Maddow on GOP Debate in Arizona Exceeds Her Obligatory Dishonesty

February 27th, 2012 3:18 PM

The journalism watchdogs over at "PolitiFact" don't do justice to their name, Rachel Maddow frequently complains.

This from an MSNBC pundit whose claims about Republicans are best understood as "politifiction." (video after page break)

For a characteristic example of this, look no further than Maddow's deceitful analysis of the last week's Republican presidential debate in Arizona --

There were a total of 89 minutes in this debate. Given the chance to talk about birth control, the candidates held forth on the subject of birth control for 13 and a half minutes. That means for roughly one out of every seven minutes in the grand finale in the debate last night, one out of every seven minutes, the candidates wanted to talk about contraception! Specifically, the evil and the immorality of contraception.

Strong words, indeed -- followed by Maddow serving up these quotes from the candidates to bolster her claim --

RON PAUL: As an OB doctor I've dealt with birth control pills and contraception for a long time. ... (editing cut here is Maddow's, not mine). It's sort of along the line of, the pills creating the immorality. I don't see it that way. I think the immorality creates the problem of wanting to use the pills...

See what happened? The first example Maddow shows to bolster her claim -- refutes her claim. Paul specifically said "immorality" created contraceptive pills, not the other way around. In fact, Paul continued this vein of thought, though Maddow's viewers didn't see it --

PAUL: I think the immorality creates the problem of wanting to use the pills, so you don't blame the pills. I think it's sort of like the argument, conservatives use the argument all the time about guns -- guns don't kill, criminals kill. So in a way, it's the morality of society that we have to deal with. The pill is there and, you know, it contributes maybe, but the pills can't be blamed for the immorality of our society.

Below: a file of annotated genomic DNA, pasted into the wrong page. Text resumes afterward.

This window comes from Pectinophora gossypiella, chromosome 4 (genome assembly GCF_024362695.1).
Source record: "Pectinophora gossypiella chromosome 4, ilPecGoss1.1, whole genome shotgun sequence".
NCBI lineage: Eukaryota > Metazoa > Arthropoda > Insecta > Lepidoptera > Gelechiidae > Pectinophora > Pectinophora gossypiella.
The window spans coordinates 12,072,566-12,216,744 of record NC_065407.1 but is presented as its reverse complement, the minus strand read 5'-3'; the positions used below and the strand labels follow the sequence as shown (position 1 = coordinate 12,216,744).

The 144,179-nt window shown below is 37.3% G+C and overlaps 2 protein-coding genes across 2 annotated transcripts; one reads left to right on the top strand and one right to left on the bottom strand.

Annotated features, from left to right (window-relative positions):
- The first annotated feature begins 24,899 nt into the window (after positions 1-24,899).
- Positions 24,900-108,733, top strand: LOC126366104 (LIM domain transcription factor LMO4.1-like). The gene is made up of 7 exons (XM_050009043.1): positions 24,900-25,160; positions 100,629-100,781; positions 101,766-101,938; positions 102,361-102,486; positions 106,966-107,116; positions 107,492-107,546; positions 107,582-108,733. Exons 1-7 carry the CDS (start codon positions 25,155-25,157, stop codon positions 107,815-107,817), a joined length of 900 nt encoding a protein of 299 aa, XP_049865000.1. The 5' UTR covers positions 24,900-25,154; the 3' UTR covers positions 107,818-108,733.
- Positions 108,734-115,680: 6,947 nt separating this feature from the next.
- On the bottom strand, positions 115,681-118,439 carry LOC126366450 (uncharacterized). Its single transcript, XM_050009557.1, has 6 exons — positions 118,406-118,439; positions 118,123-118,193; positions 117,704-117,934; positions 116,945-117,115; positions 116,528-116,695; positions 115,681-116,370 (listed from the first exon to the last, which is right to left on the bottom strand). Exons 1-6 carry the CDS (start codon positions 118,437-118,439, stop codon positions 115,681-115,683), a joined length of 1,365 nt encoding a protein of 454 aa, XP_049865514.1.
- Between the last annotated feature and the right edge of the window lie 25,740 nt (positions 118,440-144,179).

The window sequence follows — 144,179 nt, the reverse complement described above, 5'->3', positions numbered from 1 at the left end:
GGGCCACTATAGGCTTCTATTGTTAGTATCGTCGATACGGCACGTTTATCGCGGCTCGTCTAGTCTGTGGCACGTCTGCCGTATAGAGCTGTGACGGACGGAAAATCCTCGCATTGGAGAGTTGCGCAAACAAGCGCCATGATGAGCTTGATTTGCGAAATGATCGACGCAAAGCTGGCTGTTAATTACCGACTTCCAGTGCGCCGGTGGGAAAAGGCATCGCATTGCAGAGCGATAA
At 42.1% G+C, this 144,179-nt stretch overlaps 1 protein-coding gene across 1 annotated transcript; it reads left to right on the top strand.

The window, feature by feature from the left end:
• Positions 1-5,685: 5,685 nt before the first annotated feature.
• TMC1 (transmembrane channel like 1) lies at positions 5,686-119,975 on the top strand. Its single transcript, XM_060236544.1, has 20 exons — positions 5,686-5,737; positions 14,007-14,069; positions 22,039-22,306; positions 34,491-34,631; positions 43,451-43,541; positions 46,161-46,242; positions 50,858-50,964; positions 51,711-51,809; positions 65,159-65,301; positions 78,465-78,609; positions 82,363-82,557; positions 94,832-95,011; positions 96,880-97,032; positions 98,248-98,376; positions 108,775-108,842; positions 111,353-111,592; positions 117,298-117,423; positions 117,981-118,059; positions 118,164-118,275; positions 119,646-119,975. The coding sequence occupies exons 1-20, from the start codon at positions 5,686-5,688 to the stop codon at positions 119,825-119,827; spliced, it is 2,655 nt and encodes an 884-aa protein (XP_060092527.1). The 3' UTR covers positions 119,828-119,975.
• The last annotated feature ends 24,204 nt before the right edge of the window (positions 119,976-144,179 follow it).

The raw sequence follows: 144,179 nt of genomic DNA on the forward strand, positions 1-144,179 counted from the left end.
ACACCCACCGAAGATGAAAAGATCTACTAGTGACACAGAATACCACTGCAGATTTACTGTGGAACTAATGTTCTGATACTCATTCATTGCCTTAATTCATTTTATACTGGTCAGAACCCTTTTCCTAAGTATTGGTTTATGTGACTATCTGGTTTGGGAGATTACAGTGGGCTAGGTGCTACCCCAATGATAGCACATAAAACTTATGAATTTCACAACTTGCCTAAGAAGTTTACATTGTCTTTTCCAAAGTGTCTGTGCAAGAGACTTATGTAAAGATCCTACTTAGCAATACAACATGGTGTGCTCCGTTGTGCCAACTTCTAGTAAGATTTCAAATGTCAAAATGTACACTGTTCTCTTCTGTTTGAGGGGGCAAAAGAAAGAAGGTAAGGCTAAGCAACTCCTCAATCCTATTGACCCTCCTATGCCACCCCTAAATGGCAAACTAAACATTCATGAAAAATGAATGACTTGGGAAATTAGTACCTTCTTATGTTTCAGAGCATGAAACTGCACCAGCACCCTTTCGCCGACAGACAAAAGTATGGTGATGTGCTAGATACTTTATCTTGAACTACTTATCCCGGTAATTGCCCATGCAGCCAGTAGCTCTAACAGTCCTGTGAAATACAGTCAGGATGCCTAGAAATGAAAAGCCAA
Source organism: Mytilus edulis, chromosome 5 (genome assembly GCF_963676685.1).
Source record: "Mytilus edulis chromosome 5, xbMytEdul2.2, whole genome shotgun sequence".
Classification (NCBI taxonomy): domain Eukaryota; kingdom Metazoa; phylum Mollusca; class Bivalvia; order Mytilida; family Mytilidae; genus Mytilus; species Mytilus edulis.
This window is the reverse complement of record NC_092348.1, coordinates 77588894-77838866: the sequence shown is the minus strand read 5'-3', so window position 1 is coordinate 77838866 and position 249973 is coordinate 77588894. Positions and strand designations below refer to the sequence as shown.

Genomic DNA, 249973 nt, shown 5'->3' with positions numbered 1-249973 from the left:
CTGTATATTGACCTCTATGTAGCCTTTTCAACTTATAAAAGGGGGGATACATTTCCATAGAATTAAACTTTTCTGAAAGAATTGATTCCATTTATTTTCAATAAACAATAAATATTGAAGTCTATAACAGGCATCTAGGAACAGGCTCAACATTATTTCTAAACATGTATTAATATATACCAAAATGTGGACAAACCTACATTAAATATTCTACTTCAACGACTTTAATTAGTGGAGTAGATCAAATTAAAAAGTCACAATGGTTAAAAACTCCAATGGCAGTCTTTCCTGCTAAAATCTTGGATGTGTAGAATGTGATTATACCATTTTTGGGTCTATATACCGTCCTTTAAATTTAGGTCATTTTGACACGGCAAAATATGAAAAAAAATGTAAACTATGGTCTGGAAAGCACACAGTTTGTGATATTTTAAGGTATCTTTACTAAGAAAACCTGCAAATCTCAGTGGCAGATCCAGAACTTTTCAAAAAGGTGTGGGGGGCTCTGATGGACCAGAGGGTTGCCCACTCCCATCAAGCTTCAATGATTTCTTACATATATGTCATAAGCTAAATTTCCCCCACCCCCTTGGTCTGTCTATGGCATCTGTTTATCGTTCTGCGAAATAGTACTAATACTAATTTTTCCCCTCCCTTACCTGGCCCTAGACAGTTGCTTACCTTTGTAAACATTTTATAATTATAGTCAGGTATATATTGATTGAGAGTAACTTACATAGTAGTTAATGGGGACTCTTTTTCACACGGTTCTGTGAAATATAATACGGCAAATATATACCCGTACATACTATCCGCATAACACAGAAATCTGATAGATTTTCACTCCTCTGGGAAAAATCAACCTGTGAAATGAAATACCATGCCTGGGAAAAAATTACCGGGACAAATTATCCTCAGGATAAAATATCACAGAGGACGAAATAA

Once again, this was the first example from Maddow -- politifiction one, if you will -- followed in quick succession by two more that were nearly as shaky --

ROMNEY: Health care insurance that would include birth control, sterilization and the morning-after pill -- unbelievable.

Politifiction two from Maddow: even within the narrow context of Romney's remark, it was obvious to all but the most jaundiced left-winger what he was referring to -- not contraception, but the new HHS mandate that employers provide health insurance that covers contraception.

Correction: the Obama administration has acquiesced to an alleged compromise whereby insurance companies will cover those costs. But since insurers will undoubtedly pass this to their customers in more expensive premiums, this is the epitome of a distinction without a difference. For liberals like Maddow to then argue that these costs are insignificant runs counter to their whole premise about the alleged steep expense and difficulties in obtaining contraception. How can that be the case if this mandate represents a mere pittance to insurance companies?

Next up -- Newt Gingrich --

GINGRICH: ... that the public health department was prepared to give a waiver to Catholic hospitals about a morning-after abortion pill and that the governor's office issued explicit instructions saying they believed it wasn't possible ...

What public health department? What governor? Gingrich's remarks here aren't about the HHS mandate, but about Romneycare in Massachusetts. (Which reminds me -- why is it liberals condemn the term "Obamacare" as racist but never claim "Romneycare" reeks of anti-Mormonism?) The words "evil" and "immorality" or anything even approaching them are absent from what Gingrich said -- politifiction three.

Fortunately for Maddow, one of the four remaining Republican candidates for president, Rick Santorum, has actually said something about contraception resembling what she claims all four candidates are saying --

SANTORUM: What I was talking about is, we have a society, Charles Murray just wrote a book about this and it's on the front page of the New York Times two days ago, which is the increasing number of children being born out of wedlock in America, teens who are sexually active ...

MADDOW: Rick Santorum citing the guy who wrote "The Bell Curve," which is the book about black people being biologically inferior to white people when it comes to intelligence, citing that guy and his new book to make his case that if there were less birth control in America, if you take birth control away, there will be fewer pregnancies out of wedlock.

It's not just Santorum citing "that guy," as Maddow dismisses Charles Murray, a serious author and meticulous researcher -- so does the New York Times, the Gray Lady herself, liberalism's flagship, in its Feb. 17 front-page story mentioned by Santorum.

Based on that story, and this appearance by Murray on C-SPAN, I ordered Murray's new book "Coming Apart: The State of White America, 1960-2010" last night and look forward to reading it.